Autism signs ‘present in first months’ of life

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Autism can be identified in babies as young as two months, early research suggests.

US researchers analysed how infants looked at faces from birth to the age of three.

They found children later diagnosed with autism had shown diminished eye contact – a hallmark of autism – in the first few months of life.

The findings, reported in Nature, raised hope for early interventions to tackle autism, said a UK expert.

In the study, researchers led by Emory University School of Medicine in Atlanta used eye-tracking technology to measure the way babies looked at and responded to social clues.

They found infants later diagnosed with autism had shown a steady decline in attention to the eyes of other people from the age of two months onwards, when watching videos of natural human interactions.

Written By: Helen Briggs
continue to source article at bbc.co.uk

6 COMMENTS

  1. This is fascinating but not entirely unexpected. One third of people diagnosed with autism are also diagnosed with prosopagnosia, face blindness. Brains wire in ways to extract value out of their stimulation, but if that stimulation is for some spurious reason unrewarding, then that wiring to extract value is not going to happen. Value is rewarding, so if some initial pump priming reward process, looking at eyes say, is not subsequently supplemented by that behaviour happening sufficiently, then a spiral down might be expected to occur.

    Might it be that we need to make eyes and a baby’s first experience of them much more rewarding, at least until its innate value kicks in and the reward becomes self-sustaining?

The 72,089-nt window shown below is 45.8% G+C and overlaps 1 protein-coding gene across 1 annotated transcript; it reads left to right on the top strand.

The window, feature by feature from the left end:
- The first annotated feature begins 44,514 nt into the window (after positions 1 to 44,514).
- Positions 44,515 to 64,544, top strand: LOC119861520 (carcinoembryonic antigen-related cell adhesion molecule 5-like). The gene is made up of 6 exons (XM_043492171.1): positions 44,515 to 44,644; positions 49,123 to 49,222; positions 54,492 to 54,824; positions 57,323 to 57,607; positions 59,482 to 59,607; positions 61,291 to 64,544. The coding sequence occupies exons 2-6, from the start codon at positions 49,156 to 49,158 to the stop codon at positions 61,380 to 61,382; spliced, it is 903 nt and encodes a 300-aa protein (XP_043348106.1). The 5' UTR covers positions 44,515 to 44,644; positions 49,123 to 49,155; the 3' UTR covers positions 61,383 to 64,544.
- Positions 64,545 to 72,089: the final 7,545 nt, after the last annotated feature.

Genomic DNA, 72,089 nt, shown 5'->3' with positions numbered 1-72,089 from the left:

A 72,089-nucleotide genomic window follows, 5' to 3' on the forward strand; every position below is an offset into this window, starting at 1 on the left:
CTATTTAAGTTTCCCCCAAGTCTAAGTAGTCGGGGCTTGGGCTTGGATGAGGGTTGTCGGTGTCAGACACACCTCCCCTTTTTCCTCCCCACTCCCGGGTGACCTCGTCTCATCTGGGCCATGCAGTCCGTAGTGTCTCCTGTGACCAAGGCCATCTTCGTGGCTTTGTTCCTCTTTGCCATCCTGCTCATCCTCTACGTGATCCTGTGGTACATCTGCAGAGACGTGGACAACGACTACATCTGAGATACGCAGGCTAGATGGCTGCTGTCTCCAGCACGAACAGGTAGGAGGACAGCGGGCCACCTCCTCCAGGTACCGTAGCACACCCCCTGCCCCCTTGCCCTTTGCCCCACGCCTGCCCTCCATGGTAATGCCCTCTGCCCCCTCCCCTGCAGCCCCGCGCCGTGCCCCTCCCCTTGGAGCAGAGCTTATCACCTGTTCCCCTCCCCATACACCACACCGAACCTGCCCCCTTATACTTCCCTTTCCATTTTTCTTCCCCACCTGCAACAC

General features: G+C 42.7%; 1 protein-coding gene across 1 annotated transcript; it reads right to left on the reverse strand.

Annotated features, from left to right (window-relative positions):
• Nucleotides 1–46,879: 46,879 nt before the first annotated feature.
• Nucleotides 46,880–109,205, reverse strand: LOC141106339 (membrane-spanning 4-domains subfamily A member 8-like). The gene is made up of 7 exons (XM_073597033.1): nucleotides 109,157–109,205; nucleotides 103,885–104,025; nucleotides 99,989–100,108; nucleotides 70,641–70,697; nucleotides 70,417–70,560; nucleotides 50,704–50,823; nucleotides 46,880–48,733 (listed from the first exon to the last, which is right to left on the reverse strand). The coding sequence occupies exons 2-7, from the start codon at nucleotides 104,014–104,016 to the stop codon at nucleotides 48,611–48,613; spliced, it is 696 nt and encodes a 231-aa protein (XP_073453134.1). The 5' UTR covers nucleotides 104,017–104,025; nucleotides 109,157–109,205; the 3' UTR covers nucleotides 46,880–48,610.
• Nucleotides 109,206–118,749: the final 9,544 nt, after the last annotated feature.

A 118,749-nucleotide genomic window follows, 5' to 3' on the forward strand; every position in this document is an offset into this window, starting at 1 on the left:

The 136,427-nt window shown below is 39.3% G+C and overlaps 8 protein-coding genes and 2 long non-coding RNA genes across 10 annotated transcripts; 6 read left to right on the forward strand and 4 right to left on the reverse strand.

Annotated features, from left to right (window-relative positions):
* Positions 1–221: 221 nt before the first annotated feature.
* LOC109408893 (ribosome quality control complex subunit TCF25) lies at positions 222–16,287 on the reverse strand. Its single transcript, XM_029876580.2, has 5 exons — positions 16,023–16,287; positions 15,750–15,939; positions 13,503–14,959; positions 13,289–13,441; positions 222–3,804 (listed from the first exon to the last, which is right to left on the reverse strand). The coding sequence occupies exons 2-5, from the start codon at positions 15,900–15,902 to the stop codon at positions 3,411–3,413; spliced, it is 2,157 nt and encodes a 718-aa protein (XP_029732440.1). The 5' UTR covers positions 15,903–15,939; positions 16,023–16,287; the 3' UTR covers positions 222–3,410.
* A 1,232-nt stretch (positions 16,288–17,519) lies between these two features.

This is related to my concern that testing aptitudes in children is terrible for predicting interests or job types in later life. The issue is not aptitude or skill level but the reward got from that.

    Children are notoriously biddable and the reward of making a grown up (the experimenter) pleased may well ace the reward of the task itself. Girls’ abilities to do maths is just as good as boys when young, but even then it may be less rewarding to them in itself, so the skill fails with positive feedback of diminishing rewards amplifying comparatively small differences in “maths reward quotients”.

  2. This research might have implications for time travel technology.

    How else could it be that vaccinations made several years in the future could have a significant retrospective impact that’s detectable several years in the past?

    An equally plausible explanation might be that some newborn babies are telepathic and so ‘know’ that adults will in future years subject them to toxic medications, causing their future autism. Maybe that’s why these yet to be afflicted babies won’t maintain eye contact?

    Seeing as the kinds of people who believe in the vaccination theory of autism also tend to believe a wide variety of new age phenomenon, plus stuff that’s published in peer-reviewed women’s magazines, then it seems unlikely that this evidence of autism arising prior to vaccinations would be considered relevant so the question of its causes.

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